Kurt Richardson explains, rightly I surmise, that election in the New Testament means that believers have become the elect through their personal faith in Christ.22 Richardson does not appear to place regeneration chronologically ahead of personal faith. On the other hand, John Murray, like most Calvinists, argues, perhaps circularly, that salvation in possession is proof of election.23 I have always found it amusing that those writing and speaking of election, are, of course, the elect, are they not? But how can they know? This is one of the contentions of Christian author and apologist Dave Hunt throughout his book, What Love Is This?: Calvinism’s Misrepresentation of God. Hunt points out repeatedly the ambiguity of the statement that “salvation in possession is proof of election,” stressing all the while the fact that Calvinism offers no firm way of knowing that one is saved. One wonders, mystifyingly, how the clarity of John 3:16 and Rom. 10:9-10 can be missed.
I contend that Apostles, like Peter, Paul, and James, had difficulty believing that God would choose to include Gentiles in His redemptive activity and that some prophets, like Jonah, angrily resented such a soteriology (doctrine of salvation) and disobediently resisted participation in bringing it to fruition. Their elective exclusivity had to be overcome, their theological misunderstandings had to be corrected, and their racial prejudices had to be obliterated. As I will discuss in more detail later, it took a vision from God for Peter to have his exclusively Jewish frame of elective reference thoroughly shattered for him to recognize that all humans are created in God’s image and are, therefore, targets of His redemptive activity (Acts 10:9-16). Jonah’s lesson concerning God’s compassion for all people was not as pleasant.
The late Herschel Hobbs, longtime Southern Baptist pastor, writer, and denominational activist, in his commentary on The Baptist Faith and Message reminds that the freewill of man and his power of choice must not be overlooked when exploring election.24 He argues that election should not be regarded as God’s purpose to save as few as possible, but that the tenor of the Bible echoes the fact that God loves all and wishes to save as many as possible.25 Hobbs maintains that election should never be viewed as the saving of some and the neglect of others, arguing that if some are saved and others are lost regardless of what they do or do not do, what incentive is there to seek the Lord and preach the gospel?26 Like the vast majority of evangelicals, Hobbs asserts that man is not a puppet on a string and argues that election never appears in the Bible as mechanical or as blind destiny, eloquently stating that to “draw” is God’s initiative and to “come” is man’s response.27 I believe that the word “call” necessarily implies “answer.” Like the divine and human natures of Christ being paradoxically combined without confusion, God’s sovereignty and man’s freewill must both be recognized in salvation and in life. In other words, the incarnation of Jesus Christ provides a sound hermeneutical paradigm for accurately handling and correctly understanding a number of theological mysteries, namely Christology (the doctrine of the nature of Christ) and soteriology.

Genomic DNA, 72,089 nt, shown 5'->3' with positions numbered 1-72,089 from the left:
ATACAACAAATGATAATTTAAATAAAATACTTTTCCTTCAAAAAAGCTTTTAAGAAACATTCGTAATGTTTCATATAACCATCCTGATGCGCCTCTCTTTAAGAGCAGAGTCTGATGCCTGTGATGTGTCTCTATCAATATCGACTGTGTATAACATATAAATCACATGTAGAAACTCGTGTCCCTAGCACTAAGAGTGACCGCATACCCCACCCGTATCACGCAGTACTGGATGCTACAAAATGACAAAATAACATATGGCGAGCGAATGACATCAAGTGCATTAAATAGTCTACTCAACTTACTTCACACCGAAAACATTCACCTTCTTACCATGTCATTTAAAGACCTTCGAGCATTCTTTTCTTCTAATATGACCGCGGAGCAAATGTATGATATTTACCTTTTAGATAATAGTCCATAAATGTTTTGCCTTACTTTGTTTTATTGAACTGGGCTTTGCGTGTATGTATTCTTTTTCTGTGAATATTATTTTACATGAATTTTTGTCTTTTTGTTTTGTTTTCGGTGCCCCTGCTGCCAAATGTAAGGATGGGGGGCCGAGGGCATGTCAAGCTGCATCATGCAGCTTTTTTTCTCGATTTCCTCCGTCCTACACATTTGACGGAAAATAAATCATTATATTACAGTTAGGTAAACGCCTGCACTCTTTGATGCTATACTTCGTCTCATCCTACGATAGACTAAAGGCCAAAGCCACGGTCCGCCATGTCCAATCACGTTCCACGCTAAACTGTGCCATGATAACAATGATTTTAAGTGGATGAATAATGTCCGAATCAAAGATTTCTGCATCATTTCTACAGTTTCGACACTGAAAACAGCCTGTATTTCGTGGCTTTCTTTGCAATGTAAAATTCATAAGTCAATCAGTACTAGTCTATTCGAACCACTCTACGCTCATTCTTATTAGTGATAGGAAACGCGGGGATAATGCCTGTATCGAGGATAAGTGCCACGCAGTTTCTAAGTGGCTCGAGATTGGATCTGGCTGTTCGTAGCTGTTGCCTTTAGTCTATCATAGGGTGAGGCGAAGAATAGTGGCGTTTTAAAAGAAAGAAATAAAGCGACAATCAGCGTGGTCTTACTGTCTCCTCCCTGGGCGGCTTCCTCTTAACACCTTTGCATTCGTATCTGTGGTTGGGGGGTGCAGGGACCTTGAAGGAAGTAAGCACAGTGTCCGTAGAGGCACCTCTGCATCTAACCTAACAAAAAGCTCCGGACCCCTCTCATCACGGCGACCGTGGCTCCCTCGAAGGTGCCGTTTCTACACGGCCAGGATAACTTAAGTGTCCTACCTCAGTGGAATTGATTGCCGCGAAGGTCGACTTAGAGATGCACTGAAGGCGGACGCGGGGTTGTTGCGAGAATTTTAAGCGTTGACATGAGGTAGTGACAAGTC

The incarnation of Jesus Christ is the criterion by which all Scripture should be interpreted. Orthodox theology recognizes the presence of both the human and the divine natures in Him. To deny the obvious presence of both is heresy. Likewise, the Bible itself is manifestly a product of both the human and the divine elements, being 100 percent inspired by God and 100 percent penned by men who used their own vocabularies. The writing of the Bible, then, was unmistakably both a human and a divine enterprise. Further, I am aggressively affirming that salvation involves both the grace and sovereignty of God and the faith, repentance, and freewill of man; and when I say freewill, I mean unlimited freewill, opposite Calvinists, who use the word freewill, but do not mean the same thing. After listening to R. C. Sproul at one of his conferences in Houston, Texas, in 1998, I know that, for him, freewill means that one can make any decision or choice — provided that it falls within the parameters of what God has predestined!
The next article in this series will explore the concept of foreknowledge, including definitions and its most difficult problem.
1Loraine Boettner, “Predestination,” in Baker’s Dictionary of Theology, ed. Everett F. Harrison, Geoffrey W. Bromiley, and Carl F. H. Henry (Grand Rapids, MI: Baker Book House, 1960), 417.
5Kurt A. Richardson, “Election in the New Testament,” in The Holman Bible Handbook, ed. David S. Dockery (Nashville, TN: Holman Bible Publishers, 1992), 712.
7W. E. Vine, Vine’s Expository Dictionary of New Testament Words (McLean, VA: MacDonald Publishing Company, n.d.), 361-2.
9William F. Arndt, and F. Wilbur Gingrich, A Greek-English Lexicon of the New Testament and Other Early Christian Literature, 2d ed. (Chicago, IL: The University of Chicago Press, 1979), 242.
12Ron Glass, “Election in the Old Testament,” in The Holman Bible Handbook, ed. David S. Dockery (Nashville, TN: Holman Bible Publishers, 1992), 402.
13Kurt A. Richardson, “Election in the New Testament,” in The Holman Bible Handbook, ed. David S. Dockery (Nashville, TN: Holman Bible Publishers, 1992), 712.
14J. I. Packer, “Election,” in The New Bible Dictionary, ed. J. D. Douglas (Grand Rapids, MI: William B. Eerdmans Publishing Co., 1962), 358.
19Packer and Johnston in their “Historical and Theological Introduction” to Luther’s The Bondage of the Will, 58.
20Thomas J. Nettles, “Article 5a: God’s Purpose of Grace and Election,” The Baptist Banner, May 2004, 4.
21Packer, “Election,” 359.
23John Murray, “Elect, Election,” in Baker’s Dictionary of Theology, ed. Everett F. Harrison, Geoffrey W. Bromiley, and Carl F. H. Henry (Grand Rapids, MI: Baker Book House, 1960), 180.
24Herschel H. Hobbs, The Baptist Faith and Message (Nashville, TN: Convention Press, 1981), 65.